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Recording a violin and drumm duo

Discussion in 'Drums' started by oak, Feb 3, 2005.

  1. oak

    oak Guest

    Hello all,
    I would like to do next month a recording of "folk music"in a valley at the northwest of my province, Tucumán, Argentina.
    This recording is very important for me because the musicians are now 80 years old and perhaps soon they will be no more playing.
    I will do the recording in the same place where the music is made for dance: a "patio" in spanish (I have found these translations in the dictionary : patio, open court, countyard )

    The patio in this case is a semi-open place, 3 or 4 rooms surrounding an open place, 7 x 5 meters more or less.

    The instruments are violin and a drum , both seated , violin at the left and drum at the right, separated by 1,5 meters more or less(the mics should be in front of them)
    In a real situation, the musicians play at a side of the patio, looking to people dancing in it.

    My "philosophy" subyacent in this proyected recording is the same of classical music : capturing the sound of instruments in the most natural way and in their natural place.

    My questions are:
    First, do you think there could be phase problems with the sound bouncing back from the walls surrounding the patio ? Principally with the drum, wich is hit in the ring and the skin, alternately, at a volume "mezzo forte".
    Some of you have experienced a similar situation, percusive instruments in a semi-open place like this ?

    Second, what microphone configuration would you use ?

    I have available 2 Schoeps MK4 cardioids, 2 Studio Proyects omnis, a Sennheiser MKH 50 hypercardioid, only 4 pres from a Mackie 1202 VLZ mixer, and a dat recorder Sony TCD-D7 (no multitrack available)

    Any advice would be greatly appreciated!. Hugo Daniel.
  2. Cucco

    Cucco Distinguished Member

    Mar 8, 2004
    Fredericksburg, VA

    It sounds like you have an interesting situation here.

    As for the echo/reverberation - yes phasing will play a part in this recording, but there really isn't any way to counter it when you have such prominant early reflections. Perhaps it's best to let that work to your advantage.

    Summning this down to a two channel on the fly could be quite interesting. I see two very obvious solutions.

    Use only a stereo pair. It's simple and would help minimize the effects. I would suggest the Schoeps in an ORTF setup. They will capture the initial sounds as well as the early reflections. It should sound an awful lot like a stereo recording being passed through a delay then reverb, which can be quite a pleasing and interesting sound.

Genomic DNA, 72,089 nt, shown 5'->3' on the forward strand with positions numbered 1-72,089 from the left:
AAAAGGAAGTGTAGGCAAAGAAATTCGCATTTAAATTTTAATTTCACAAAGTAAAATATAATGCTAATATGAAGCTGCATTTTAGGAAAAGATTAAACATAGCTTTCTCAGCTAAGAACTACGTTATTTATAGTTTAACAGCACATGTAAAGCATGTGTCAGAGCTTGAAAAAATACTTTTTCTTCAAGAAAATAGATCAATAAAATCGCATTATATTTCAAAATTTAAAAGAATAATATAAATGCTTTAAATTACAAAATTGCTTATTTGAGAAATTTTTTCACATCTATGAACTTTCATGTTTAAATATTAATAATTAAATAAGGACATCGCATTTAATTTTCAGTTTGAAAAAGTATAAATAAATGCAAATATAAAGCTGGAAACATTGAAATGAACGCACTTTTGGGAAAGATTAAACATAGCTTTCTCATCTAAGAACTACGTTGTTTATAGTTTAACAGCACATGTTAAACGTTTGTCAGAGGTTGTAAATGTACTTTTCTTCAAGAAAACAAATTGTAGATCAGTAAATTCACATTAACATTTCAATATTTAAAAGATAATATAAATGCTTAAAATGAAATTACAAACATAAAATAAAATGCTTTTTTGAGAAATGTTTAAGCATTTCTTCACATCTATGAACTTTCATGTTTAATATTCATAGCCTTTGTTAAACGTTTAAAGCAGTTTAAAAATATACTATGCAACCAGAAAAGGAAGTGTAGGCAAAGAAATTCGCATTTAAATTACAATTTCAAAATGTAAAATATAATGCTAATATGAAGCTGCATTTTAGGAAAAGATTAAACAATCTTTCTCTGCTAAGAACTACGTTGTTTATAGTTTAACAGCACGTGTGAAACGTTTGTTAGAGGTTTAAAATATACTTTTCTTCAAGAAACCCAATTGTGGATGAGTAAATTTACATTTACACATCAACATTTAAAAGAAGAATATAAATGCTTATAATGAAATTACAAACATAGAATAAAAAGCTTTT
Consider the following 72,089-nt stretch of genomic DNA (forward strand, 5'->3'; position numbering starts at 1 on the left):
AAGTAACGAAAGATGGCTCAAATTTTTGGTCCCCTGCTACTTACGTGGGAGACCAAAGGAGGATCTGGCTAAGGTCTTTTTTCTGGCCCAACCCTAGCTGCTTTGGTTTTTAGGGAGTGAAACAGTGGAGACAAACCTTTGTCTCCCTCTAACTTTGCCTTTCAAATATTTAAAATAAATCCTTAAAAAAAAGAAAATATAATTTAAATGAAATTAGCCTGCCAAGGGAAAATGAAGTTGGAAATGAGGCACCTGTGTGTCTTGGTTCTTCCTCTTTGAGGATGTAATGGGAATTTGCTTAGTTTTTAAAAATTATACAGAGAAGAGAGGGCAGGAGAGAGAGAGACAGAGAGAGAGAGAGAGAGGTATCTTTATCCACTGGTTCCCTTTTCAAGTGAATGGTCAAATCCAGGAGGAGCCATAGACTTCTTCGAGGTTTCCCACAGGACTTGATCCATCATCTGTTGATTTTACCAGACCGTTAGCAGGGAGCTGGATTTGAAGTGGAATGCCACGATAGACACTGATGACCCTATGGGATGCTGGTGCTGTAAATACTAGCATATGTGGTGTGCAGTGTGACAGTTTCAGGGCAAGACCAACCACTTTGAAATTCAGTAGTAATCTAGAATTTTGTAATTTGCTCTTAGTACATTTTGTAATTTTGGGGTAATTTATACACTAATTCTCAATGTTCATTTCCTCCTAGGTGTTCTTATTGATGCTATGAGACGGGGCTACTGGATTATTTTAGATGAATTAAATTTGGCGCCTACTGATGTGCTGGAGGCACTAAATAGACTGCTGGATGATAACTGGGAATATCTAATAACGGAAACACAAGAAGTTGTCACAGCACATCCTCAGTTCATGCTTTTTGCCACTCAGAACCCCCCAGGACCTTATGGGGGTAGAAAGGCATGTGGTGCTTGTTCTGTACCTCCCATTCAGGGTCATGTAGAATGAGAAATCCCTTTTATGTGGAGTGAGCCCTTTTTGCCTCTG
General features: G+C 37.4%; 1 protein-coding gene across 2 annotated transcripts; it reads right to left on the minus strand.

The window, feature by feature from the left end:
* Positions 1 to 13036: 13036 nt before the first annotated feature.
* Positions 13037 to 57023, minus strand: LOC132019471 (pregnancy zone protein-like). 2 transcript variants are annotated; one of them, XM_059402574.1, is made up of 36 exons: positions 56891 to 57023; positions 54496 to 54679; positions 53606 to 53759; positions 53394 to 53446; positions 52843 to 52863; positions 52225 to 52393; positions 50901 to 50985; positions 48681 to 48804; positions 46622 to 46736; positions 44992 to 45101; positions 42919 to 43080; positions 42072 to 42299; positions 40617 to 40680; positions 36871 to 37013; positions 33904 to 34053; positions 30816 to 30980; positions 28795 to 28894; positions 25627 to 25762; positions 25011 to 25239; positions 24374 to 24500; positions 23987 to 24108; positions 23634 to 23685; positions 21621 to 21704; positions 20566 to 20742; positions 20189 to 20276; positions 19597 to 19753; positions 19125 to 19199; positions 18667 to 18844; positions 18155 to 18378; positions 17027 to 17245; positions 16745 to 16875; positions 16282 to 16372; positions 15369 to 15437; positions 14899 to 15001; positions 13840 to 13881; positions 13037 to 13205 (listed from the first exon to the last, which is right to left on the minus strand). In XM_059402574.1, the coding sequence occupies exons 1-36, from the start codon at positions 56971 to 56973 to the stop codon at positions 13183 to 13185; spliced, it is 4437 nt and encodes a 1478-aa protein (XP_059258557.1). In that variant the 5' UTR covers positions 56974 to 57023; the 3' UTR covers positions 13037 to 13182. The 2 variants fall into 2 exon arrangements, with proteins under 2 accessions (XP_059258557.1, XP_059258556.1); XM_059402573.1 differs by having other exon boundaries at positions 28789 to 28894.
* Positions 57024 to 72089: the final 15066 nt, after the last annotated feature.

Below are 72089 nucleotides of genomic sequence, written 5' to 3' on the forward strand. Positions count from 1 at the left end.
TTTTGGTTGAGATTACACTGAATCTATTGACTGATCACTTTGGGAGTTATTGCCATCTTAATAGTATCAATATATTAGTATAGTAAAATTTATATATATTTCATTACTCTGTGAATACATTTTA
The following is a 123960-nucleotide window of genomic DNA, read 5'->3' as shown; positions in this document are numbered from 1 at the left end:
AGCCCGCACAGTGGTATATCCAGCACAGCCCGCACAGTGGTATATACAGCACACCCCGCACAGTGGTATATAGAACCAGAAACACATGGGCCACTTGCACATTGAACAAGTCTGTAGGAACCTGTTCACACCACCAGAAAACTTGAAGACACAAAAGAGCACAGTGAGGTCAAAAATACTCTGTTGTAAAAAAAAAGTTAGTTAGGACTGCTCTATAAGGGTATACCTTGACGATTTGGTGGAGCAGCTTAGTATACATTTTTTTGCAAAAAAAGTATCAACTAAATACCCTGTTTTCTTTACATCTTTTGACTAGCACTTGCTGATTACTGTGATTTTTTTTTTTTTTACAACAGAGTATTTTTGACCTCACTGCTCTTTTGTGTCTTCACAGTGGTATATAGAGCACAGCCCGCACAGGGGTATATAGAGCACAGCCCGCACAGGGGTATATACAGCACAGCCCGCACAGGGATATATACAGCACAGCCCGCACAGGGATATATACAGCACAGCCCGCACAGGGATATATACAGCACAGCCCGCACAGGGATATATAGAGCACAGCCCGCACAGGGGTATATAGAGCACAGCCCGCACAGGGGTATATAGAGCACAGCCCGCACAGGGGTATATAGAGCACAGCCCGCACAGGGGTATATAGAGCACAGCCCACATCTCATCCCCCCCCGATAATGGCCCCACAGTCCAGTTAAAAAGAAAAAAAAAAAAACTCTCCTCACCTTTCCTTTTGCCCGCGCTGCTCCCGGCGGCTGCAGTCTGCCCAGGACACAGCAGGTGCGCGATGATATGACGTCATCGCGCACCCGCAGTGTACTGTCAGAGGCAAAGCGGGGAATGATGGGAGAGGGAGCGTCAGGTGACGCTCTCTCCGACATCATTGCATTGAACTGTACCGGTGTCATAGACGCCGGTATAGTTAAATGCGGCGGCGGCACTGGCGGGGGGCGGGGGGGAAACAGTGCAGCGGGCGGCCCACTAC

You could close mic (relatively close - don't bury the mics on top of the instruments, maybe .5 meters away from each player) again using the schoeps and then place one central omni. Pan each instrument left and right and then place the omni centrally and pan it towards the center. Keep the level a little down on the center mic - just enough that the image is there, but doesn't create a strong "mono feel." This can be quite tough to do "in the field" using only headphones as your source of monitoring.

    When in doubt, keep it as simple as possible.

  3. oak

    oak Guest

    Thanks Cucco, I think too that keeping it simple, with the rig available, is the best.
    Really, it seems very strange to me your second solution, because this is not a main pair with spots mics (you suggested only one omni mic in the middle), and it is not a Decca tree, it seems like a Decca tree inverted, with the middle mic far away from the musicians ?
    In any case, I will take a day to rehearsal in the place all the possibilities.

    I was thinking, the violin in this music is the principal instrument. The drum is a type of rythmic background.
    How to obtain the most detail possible in the violin sound -perhaps a stereo pair aimed to it , an another mic in the drum ?
    Any suggestions ?

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